Plaque forms when high cholesterol, high blood pressure and smoking damages the endothelium, or smooth inner lining, of a carotid artery, states WebMD. As white blood cells attempt to stop irritants from moving deeper into the artery wall, they combine with cholesterol and other irritants to form debris-filled masses.
The progressive buildup of plaque leads to hardened, narrowed arteries in a process known as atherosclerosis, according to WebMD. Atherosclerosis typically begins in early adulthood, but symptoms manifest during middle age when plaque deposits grow large enough to create dangerous blockages in the arteries. However, plaque that starts inside the artery wall may never extend far enough to obstruct the blood vessel or cause health problems.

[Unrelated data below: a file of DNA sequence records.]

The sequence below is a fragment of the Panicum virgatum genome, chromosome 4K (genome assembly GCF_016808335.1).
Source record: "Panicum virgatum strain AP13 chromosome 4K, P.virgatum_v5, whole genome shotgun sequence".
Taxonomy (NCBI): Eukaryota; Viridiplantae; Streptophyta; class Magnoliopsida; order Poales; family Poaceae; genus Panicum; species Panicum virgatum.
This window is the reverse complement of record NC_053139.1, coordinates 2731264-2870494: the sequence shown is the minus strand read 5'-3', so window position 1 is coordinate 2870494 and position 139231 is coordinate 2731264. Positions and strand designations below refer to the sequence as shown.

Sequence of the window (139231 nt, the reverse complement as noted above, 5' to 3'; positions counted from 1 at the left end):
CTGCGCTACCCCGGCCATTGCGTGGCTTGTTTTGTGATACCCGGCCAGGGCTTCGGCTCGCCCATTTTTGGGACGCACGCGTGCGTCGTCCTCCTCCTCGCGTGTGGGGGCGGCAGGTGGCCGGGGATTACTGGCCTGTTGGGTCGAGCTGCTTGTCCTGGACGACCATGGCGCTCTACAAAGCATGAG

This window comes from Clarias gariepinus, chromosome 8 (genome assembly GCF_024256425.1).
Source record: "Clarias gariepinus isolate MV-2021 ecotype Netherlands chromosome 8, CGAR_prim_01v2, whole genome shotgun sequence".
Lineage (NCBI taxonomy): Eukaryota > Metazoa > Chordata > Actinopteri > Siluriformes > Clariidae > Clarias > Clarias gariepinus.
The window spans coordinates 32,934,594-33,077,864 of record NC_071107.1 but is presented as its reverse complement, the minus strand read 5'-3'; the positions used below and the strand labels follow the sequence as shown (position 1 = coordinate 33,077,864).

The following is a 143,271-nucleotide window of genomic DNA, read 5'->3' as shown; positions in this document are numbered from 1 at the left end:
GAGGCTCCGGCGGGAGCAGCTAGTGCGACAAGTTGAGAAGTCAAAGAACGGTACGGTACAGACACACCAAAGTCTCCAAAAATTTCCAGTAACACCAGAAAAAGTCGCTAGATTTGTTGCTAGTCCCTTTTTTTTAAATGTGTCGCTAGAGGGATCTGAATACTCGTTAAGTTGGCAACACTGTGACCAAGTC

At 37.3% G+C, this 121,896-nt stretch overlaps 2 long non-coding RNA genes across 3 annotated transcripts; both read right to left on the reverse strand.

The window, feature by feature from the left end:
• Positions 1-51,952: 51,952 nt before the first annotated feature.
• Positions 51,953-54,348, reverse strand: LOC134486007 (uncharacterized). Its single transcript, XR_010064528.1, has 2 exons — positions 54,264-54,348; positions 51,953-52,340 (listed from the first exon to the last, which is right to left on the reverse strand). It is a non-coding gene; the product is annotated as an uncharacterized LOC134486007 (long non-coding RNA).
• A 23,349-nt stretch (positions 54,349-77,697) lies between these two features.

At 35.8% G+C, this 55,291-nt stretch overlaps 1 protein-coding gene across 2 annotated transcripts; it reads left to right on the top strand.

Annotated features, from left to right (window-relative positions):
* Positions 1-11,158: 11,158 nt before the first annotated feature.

Atherosclerosis increases the risk of developing carotid artery disease, which affects arteries in the neck that enable blood flow between the heart and the brain, notes VascularWeb from the Society for Vascular Surgery. When a plaque deposit ruptures, the immune system triggers an influx of platelets to form protective blood clots. The resulting clots can block off a carotid artery and deprive the brain of blood and oxygen. If a piece of plaque dislodges and passes through the bloodstream, it may block an artery in the brain and cause a stroke. During the early stages of symptomatic atherosclerosis, doctors may advise patients to change their diets, quit smoking, start an exercise regiment or learn weight management techniques.